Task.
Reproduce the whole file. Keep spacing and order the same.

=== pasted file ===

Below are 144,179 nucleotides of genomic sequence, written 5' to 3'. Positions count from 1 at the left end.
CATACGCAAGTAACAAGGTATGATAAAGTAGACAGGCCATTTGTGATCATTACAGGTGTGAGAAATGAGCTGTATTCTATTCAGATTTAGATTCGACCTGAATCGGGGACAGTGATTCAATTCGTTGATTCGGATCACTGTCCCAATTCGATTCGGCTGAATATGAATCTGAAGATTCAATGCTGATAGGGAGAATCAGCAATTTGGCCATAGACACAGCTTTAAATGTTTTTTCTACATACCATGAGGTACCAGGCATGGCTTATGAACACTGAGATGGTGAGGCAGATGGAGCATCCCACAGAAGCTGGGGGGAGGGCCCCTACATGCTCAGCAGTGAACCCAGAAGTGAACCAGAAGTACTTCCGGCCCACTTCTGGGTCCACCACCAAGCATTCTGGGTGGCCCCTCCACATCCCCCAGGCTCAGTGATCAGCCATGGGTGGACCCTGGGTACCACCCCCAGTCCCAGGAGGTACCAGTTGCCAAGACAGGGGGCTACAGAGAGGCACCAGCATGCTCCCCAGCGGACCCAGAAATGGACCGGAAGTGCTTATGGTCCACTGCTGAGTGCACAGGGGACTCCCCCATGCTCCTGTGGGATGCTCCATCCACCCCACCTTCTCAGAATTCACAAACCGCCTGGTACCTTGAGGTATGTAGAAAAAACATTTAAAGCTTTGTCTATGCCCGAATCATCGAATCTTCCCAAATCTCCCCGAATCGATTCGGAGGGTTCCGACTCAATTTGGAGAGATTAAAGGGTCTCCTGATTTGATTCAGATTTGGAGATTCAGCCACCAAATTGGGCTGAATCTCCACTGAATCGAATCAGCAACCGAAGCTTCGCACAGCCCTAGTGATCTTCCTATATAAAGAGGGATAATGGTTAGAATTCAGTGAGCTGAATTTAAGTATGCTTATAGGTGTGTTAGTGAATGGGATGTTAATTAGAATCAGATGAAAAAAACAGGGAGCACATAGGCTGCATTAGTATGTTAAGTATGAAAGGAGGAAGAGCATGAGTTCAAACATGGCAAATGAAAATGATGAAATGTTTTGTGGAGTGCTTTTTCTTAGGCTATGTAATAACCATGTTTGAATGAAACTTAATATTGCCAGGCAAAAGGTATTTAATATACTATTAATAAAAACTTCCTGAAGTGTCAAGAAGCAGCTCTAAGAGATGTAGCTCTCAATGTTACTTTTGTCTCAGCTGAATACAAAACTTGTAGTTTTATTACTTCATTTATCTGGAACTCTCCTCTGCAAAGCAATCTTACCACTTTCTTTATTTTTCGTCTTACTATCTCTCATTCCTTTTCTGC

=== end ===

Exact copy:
Below are 144,179 nucleotides of genomic sequence, written 5' to 3'. Positions count from 1 at the left end.
CATACGCAAGTAACAAGGTATGATAAAGTAGACAGGCCATTTGTGATCATTACAGGTGTGAGAAATGAGCTGTATTCTATTCAGATTTAGATTCGACCTGAATCGGGGACAGTGATTCAATTCGTTGATTCGGATCACTGTCCCAATTCGATTCGGCTGAATATGAATCTGAAGATTCAATGCTGATAGGGAGAATCAGCAATTTGGCCATAGACACAGCTTTAAATGTTTTTTCTACATACCATGAGGTACCAGGCATGGCTTATGAACACTGAGATGGTGAGGCAGATGGAGCATCCCACAGAAGCTGGGGGGAGGGCCCCTACATGCTCAGCAGTGAACCCAGAAGTGAACCAGAAGTACTTCCGGCCCACTTCTGGGTCCACCACCAAGCATTCTGGGTGGCCCCTCCACATCCCCCAGGCTCAGTGATCAGCCATGGGTGGACCCTGGGTACCACCCCCAGTCCCAGGAGGTACCAGTTGCCAAGACAGGGGGCTACAGAGAGGCACCAGCATGCTCCCCAGCGGACCCAGAAATGGACCGGAAGTGCTTATGGTCCACTGCTGAGTGCACAGGGGACTCCCCCATGCTCCTGTGGGATGCTCCATCCACCCCACCTTCTCAGAATTCACAAACCGCCTGGTACCTTGAGGTATGTAGAAAAAACATTTAAAGCTTTGTCTATGCCCGAATCATCGAATCTTCCCAAATCTCCCCGAATCGATTCGGAGGGTTCCGACTCAATTTGGAGAGATTAAAGGGTCTCCTGATTTGATTCAGATTTGGAGATTCAGCCACCAAATTGGGCTGAATCTCCACTGAATCGAATCAGCAACCGAAGCTTCGCACAGCCCTAGTGATCTTCCTATATAAAGAGGGATAATGGTTAGAATTCAGTGAGCTGAATTTAAGTATGCTTATAGGTGTGTTAGTGAATGGGATGTTAATTAGAATCAGATGAAAAAAACAGGGAGCACATAGGCTGCATTAGTATGTTAAGTATGAAAGGAGGAAGAGCATGAGTTCAAACATGGCAAATGAAAATGATGAAATGTTTTGTGGAGTGCTTTTTCTTAGGCTATGTAATAACCATGTTTGAATGAAACTTAATATTGCCAGGCAAAAGGTATTTAATATACTATTAATAAAAACTTCCTGAAGTGTCAAGAAGCAGCTCTAAGAGATGTAGCTCTCAATGTTACTTTTGTCTCAGCTGAATACAAAACTTGTAGTTTTATTACTTCATTTATCTGGAACTCTCCTCTGCAAAGCAATCTTACCACTTTCTTTATTTTTCGTCTTACTATCTCTCATTCCTTTTCTGC